Big brains divided over training AI with more AI: Is model collapse inevitable?

Gosh, here's us thinking recursion was a solved problem

AI model collapse – the degradation of quality expected from machine learning models that recursively train on their own output – is not inevitable, at least according to 14 academics.

The risk that ongoing generative AI output, known as synthetic data, will dilute human-created organic data and impair the performance of models trained on this increasingly fabricated corpus was highlighted by a separate group last year, in a paper titled: "The Curse of Recursion: Training on Generated Data Makes Models Forget."

Ilia Shumailov, lead author of that paper, spoke to The Register earlier this year about this phenomenon, which has been documented in other studies.

Now another set of boffins – Matthias Gerstgrasser, Rylan Schaeffer, Apratim Dey, Rafael Rafailov, Henry Sleight, John Hughes, Tomasz Korbak, Rajashree Agrawal, Dhruv Pai, Andrey Gromov, Daniel Roberts, Diyi Yang, David Donoho, and Sanmi Koyejo – contend that the problem of training AI on AI-made data isn't significant, given the way that model training is actually done.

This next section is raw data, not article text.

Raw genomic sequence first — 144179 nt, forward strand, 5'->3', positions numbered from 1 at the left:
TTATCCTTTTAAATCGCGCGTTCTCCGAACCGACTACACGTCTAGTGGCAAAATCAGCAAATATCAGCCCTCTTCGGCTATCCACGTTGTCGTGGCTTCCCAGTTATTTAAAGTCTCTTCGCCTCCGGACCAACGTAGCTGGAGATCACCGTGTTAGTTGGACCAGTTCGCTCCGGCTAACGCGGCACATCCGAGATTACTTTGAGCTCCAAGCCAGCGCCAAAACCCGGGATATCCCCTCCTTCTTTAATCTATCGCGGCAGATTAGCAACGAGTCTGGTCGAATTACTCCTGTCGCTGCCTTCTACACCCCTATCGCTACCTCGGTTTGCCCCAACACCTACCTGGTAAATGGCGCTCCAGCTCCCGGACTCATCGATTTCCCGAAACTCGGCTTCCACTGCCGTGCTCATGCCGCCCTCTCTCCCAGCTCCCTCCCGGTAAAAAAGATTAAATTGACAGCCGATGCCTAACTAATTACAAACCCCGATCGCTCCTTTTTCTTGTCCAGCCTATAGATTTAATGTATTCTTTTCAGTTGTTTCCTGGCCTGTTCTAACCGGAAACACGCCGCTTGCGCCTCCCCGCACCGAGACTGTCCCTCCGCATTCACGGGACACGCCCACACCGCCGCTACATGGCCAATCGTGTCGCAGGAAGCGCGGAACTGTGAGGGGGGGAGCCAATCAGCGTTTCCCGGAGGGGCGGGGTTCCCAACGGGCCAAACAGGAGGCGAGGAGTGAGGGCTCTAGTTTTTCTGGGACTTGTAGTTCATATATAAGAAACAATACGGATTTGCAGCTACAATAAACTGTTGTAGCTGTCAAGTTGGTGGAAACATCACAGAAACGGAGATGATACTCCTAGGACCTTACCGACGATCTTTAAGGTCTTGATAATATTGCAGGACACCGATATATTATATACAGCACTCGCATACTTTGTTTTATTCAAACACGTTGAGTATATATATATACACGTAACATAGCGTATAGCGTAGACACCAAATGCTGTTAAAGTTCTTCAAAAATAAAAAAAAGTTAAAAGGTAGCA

This latest baker's dozen plus one – from Stanford, AI safety group Constellation, the University of Maryland at College Park, MIT, and Sequoia Capital – make the case for not worrying in a paper titled: "Is Model Collapse Inevitable? Breaking the Curse of Recursion by Accumulating Real and Synthetic Data."

It's worth noting that some of these boffins acknowledge support through grants from commercial entities including OpenAI and Google, although the authors insist their research results do not necessarily reflect the positions or policies of their funders.

Gerstgrasser, a postdoctoral research associate at Harvard SEAS and visiting postdoctoral scholar at Stanford, outlined on social media the argument he and his colleagues want to make.

"As AI-generated content becomes more prevalent on the internet, there's a growing concern that future AI models will be trained on this 'tainted' data," he asserted. "It's like a virus that could infect the entire AI ecosystem!

"Many experts have warned that this could lead to a doomsday scenario for AI. If models keep getting worse and worse with each generation, we could face an 'AI apocalypse'! But don't panic just yet …"